The first semester of law school, I was studying in the library when my mother called to tell me my cousin had died. She never called, and that was the reason I answered. I took the call in a quiet corner of the stacks, safe, I hoped, from the shush of the students, from the scold of the bitter librarians. While I scanned the worn spines of the densely- packed books, my mother told me that Jacob had been thrown from his motorcycle while riding on the highway near Wausau. Speeding, she said, and not wearing his helmet.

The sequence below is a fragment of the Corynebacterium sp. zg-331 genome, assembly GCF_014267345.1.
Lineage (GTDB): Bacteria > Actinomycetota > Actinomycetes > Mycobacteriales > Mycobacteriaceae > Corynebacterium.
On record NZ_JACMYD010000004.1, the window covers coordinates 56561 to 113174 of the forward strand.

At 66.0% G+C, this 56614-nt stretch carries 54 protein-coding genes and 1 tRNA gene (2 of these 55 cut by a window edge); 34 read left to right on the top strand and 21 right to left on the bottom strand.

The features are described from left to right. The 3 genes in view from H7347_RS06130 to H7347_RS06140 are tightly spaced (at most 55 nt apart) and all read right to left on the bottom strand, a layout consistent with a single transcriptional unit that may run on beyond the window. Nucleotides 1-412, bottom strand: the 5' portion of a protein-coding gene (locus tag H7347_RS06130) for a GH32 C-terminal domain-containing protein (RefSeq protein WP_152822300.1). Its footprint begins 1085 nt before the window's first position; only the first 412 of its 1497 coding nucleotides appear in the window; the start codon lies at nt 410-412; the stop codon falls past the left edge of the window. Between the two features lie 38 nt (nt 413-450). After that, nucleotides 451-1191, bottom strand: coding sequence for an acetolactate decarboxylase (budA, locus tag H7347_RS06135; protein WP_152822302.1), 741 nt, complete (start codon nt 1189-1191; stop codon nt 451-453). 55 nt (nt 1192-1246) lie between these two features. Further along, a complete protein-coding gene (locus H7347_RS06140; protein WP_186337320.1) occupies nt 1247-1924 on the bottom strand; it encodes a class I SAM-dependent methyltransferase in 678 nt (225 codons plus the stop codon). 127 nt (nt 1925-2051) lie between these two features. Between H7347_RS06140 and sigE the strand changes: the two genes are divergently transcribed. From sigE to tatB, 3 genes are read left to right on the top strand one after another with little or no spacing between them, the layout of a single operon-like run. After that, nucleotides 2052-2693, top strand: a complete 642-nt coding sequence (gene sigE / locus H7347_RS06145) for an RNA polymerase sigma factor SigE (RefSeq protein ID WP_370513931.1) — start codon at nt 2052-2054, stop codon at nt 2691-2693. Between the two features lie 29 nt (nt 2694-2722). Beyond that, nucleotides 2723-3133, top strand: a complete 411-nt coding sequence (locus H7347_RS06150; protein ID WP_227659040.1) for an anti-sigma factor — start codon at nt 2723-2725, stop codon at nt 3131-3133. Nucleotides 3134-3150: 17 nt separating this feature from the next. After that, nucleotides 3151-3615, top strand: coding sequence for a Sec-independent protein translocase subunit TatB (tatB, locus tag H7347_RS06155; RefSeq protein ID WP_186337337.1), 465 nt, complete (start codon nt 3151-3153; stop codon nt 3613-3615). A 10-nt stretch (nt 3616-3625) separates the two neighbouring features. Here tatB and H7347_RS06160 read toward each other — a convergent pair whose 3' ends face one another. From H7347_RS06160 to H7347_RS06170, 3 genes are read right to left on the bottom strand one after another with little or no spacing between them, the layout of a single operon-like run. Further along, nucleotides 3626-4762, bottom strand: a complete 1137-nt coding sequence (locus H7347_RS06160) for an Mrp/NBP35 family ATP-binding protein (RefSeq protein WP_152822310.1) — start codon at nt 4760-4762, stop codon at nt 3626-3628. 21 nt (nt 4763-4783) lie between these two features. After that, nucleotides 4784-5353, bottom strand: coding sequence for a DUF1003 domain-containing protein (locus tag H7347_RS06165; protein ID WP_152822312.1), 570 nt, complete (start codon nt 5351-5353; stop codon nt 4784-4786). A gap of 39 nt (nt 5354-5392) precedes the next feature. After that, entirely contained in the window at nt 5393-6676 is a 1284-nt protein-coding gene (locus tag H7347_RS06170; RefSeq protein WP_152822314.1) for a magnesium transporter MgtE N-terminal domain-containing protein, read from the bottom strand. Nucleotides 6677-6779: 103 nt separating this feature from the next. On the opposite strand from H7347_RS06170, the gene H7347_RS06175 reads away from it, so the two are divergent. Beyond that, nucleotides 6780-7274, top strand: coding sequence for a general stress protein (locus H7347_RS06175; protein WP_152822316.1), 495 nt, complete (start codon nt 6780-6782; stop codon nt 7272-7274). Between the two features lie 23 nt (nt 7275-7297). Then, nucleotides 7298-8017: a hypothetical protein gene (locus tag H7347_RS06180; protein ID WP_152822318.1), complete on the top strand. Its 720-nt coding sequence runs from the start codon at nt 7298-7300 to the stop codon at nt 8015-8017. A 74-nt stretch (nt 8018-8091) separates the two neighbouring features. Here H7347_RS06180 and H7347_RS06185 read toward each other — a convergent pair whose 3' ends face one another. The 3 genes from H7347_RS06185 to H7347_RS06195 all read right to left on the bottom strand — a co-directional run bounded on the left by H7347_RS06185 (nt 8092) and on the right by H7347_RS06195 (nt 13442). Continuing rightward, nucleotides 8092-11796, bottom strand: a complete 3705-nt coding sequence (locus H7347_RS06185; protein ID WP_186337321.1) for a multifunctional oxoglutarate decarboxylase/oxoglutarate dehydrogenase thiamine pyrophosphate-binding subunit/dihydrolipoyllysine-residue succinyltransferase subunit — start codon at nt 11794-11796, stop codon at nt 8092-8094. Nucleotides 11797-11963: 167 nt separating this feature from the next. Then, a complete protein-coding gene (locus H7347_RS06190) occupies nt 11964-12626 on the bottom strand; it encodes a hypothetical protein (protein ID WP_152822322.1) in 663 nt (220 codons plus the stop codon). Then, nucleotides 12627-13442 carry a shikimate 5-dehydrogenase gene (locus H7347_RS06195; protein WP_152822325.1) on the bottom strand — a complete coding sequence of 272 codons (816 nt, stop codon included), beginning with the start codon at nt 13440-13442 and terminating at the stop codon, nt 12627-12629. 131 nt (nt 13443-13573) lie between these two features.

“It’s okay, though, because, you know, he was born with his guts hanging out”—a birth defect she had always blamed on his mother, my Aunt Cathy, for smoking. “No one thought he would make it then. And so it’s a miracle, really, that he did have all those years.”